Passport and Visas

America has the lowest number of passports issued per capita than most other developed nations at only 38%. Compared to Canada and Europe at 60% or the UK at 71%, American travel habits outside of our own country is mostly limited.  So it is time for you to be one of the few in our country that owns one.

Firstly, because of the new requirements put into effect by homeland security, getting a passport can take up to eight weeks or more.  You need to apply for yours pretty quickly once you make the decision to strap on your backpack and travel abroad.

Now you may asking the question, where do I get a passport for travel?  Well believe it or not almost all U.S. Post offices will have the ability to process your passport request.

You can search here to find a passport facility near you for a US Passport. For Canada or the United Kingdom click the country to get to where you need.

So the requirements for a US passport are very straight forward. You will need:

  • A passport form:  You can download one here
  • Photo Identification (drivers license, student ID, etc)
  • Proof of US citizenship, which in the US is a birth certificate
  • Two qualifying passport-quality photos of yourself.  Most post offices can take these for you and if they do not there will be a place in your town that will take them.  Be sure to let the professionals take these, there are specific rules to a passport pictures and they will know them.

Visas

First off what is a VISA?  In short a visa is a stamp or a page size sticker that goes inside your passport that allow you to enter a country.  There are countries, such as the majority in Europe, that do not require a travel visa at all, while there are other countries, such as Vietnam and China that require you have a visa already issued prior to your arrival.

Without trying to worry you, Visas can be one of the more confusing and scarey parts of travel that there is if you don’t prepare.

First thing you need to see is if you require a Visa for your travels.  So lets look! For US citizens check here for the Visa requirements for each Country. Be sure to do this near when you plan to travel because visa requirements can change for countries every year or so.

Another way to check out the Visa requirements for each country you want to travel is to go to each destination’s embassy website to see the visa requirements for your country of citizenship.

There are Multiple types of Visas you can get so lets discuss a couple of these in a little detail:

Visa On Arrival (VOA) These Visas are given upon arriving at a countries Airport, Seaport or Land Crossing Border.  These Visas will normally be valid for a month or so before you will have to leave the country.  This can vary depending where you came into the country as well, for example: In Thailand if you arrive from the airport your Visa is good for 1 month but if you cross via Land form another country, it is valid for only 15 days.  These Visas can be free or can cost up to $100 USD.  Remember to research the time and cost of each Visa prior to departure so there are no surprises.  Sometimes it is better to just get your Visa in your home country than getting it at the border.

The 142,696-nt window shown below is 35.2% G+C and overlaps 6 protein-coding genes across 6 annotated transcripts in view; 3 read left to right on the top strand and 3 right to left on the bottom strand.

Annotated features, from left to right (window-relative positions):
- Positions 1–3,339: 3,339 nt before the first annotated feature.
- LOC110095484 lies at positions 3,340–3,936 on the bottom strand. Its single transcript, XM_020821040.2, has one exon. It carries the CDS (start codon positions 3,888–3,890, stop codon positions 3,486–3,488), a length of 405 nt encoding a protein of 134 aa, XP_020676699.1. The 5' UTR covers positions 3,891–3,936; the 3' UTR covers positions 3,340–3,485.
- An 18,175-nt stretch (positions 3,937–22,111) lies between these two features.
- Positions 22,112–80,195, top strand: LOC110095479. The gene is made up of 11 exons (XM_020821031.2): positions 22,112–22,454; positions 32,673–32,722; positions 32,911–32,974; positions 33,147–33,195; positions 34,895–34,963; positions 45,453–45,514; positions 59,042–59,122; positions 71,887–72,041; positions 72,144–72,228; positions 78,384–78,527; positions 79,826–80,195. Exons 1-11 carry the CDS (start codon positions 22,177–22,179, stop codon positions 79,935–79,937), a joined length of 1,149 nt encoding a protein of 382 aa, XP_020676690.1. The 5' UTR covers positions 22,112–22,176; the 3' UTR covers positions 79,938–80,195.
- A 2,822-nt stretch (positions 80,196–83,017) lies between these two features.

Prior to Arrival Visas – These visas are required to be in your passport prior to you arriving at the border of that country.  There are 2 ways to do this 1) Get this from an embassy of that country before you start your trip (This is best when your dates are fixed and you know you will be in that country on those dates) or 2) Get this Visa from the countries embassy in a neighboring country while you are traveling. (This is preferred if you do not know exactly when you will be visiting that country) This can take a few days but is better than finding out that the Visa you paid $90 is useless because you spent an extra month on the beach in Thailand (OK yes this happened to me, I got my Vietnam Visa in the States but took a bit too much time in Thailand and had to get a NEW Visa in Laos for Vietnam for another $80 because my original Visa was set to expire in 1 week!)

Electronic Visa For this Visa, it is stored in a computer and is electronically tied to the passport number; no label, sticker or stamp is placed in the passport before travel. Australia pioneered electronic visa issuance with the Electronic Travel Authority for tourists. Recent changes in immigration law mean that almost all visas (including those for permanent residency) are issued electronically by default unless a label is required (for example to board an airplane). New Zealand is now also issuing some visas electronically.

I have to agree that this is a little daunting but with proper planning this process is not as scary as it seems.  These days, to be honest, you can get most of your Visas on the road either on arrival or from a neighboring countries embassy.  But just to add spice to your trip you will find embassies closed for obscure holidays, visas that you all of a sudden can’t get at this border crossing and you will have to travel 100 miles to now get the visa there.  You will find  it takes a week to get your Visa back from an embassy and you will find other crazy things happening as well.  (If you really want to read about some real crazy Visa stories, head over to my friend Graham Hughes’s Website here.  This crazy bastard traveled to every country in the world WITHOUT flying.) Just remember to take it in stride, relax!  You have researched, planned and you are armed with what you need to keep your travels moving forward!

So now that we have all this fun out of the way its time for some more fun! We know where we are traveling now lets make sure we are traveling safe! Let’s talk about Vaccinations!